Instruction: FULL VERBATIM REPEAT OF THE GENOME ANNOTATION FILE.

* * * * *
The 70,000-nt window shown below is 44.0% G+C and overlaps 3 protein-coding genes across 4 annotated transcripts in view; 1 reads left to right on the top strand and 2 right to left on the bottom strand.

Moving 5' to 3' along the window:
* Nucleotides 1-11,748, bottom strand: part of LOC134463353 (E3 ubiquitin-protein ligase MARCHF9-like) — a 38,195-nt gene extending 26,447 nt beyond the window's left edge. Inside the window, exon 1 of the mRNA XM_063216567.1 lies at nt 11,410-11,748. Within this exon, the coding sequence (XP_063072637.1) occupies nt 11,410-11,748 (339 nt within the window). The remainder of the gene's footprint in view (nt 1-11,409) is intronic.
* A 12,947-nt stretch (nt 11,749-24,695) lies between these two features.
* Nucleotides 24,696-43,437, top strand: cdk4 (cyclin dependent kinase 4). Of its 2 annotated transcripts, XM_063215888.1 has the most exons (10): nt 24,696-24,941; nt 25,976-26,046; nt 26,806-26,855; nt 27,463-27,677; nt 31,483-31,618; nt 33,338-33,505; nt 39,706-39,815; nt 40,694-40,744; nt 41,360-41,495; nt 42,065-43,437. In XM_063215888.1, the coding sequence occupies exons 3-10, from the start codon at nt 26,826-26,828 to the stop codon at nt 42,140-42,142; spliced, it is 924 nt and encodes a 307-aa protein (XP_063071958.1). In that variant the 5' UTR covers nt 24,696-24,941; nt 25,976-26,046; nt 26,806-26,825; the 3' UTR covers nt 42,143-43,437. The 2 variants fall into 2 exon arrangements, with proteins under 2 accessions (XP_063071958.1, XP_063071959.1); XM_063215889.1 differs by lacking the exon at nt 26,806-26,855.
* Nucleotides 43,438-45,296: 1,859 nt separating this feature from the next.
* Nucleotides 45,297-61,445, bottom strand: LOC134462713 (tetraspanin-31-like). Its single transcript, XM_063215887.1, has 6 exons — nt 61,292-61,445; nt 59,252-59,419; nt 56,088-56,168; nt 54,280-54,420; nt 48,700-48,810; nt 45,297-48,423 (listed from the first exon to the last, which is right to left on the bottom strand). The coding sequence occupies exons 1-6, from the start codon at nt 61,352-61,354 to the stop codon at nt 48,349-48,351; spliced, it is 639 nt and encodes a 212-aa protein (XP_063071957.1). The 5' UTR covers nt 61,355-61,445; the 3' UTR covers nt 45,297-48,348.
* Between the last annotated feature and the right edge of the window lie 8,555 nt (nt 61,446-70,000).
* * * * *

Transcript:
The 70,000-nt window shown below is 44.0% G+C and overlaps 3 protein-coding genes across 4 annotated transcripts in view; 1 reads left to right on the top strand and 2 right to left on the bottom strand.

Moving 5' to 3' along the window:
* Nucleotides 1-11,748, bottom strand: part of LOC134463353 (E3 ubiquitin-protein ligase MARCHF9-like) — a 38,195-nt gene extending 26,447 nt beyond the window's left edge. Inside the window, exon 1 of the mRNA XM_063216567.1 lies at nt 11,410-11,748. Within this exon, the coding sequence (XP_063072637.1) occupies nt 11,410-11,748 (339 nt within the window). The remainder of the gene's footprint in view (nt 1-11,409) is intronic.
* A 12,947-nt stretch (nt 11,749-24,695) lies between these two features.
* Nucleotides 24,696-43,437, top strand: cdk4 (cyclin dependent kinase 4). Of its 2 annotated transcripts, XM_063215888.1 has the most exons (10): nt 24,696-24,941; nt 25,976-26,046; nt 26,806-26,855; nt 27,463-27,677; nt 31,483-31,618; nt 33,338-33,505; nt 39,706-39,815; nt 40,694-40,744; nt 41,360-41,495; nt 42,065-43,437. In XM_063215888.1, the coding sequence occupies exons 3-10, from the start codon at nt 26,826-26,828 to the stop codon at nt 42,140-42,142; spliced, it is 924 nt and encodes a 307-aa protein (XP_063071958.1). In that variant the 5' UTR covers nt 24,696-24,941; nt 25,976-26,046; nt 26,806-26,825; the 3' UTR covers nt 42,143-43,437. The 2 variants fall into 2 exon arrangements, with proteins under 2 accessions (XP_063071958.1, XP_063071959.1); XM_063215889.1 differs by lacking the exon at nt 26,806-26,855.
* Nucleotides 43,438-45,296: 1,859 nt separating this feature from the next.
* Nucleotides 45,297-61,445, bottom strand: LOC134462713 (tetraspanin-31-like). Its single transcript, XM_063215887.1, has 6 exons — nt 61,292-61,445; nt 59,252-59,419; nt 56,088-56,168; nt 54,280-54,420; nt 48,700-48,810; nt 45,297-48,423 (listed from the first exon to the last, which is right to left on the bottom strand). The coding sequence occupies exons 1-6, from the start codon at nt 61,352-61,354 to the stop codon at nt 48,349-48,351; spliced, it is 639 nt and encodes a 212-aa protein (XP_063071957.1). The 5' UTR covers nt 61,355-61,445; the 3' UTR covers nt 45,297-48,348.
* Between the last annotated feature and the right edge of the window lie 8,555 nt (nt 61,446-70,000).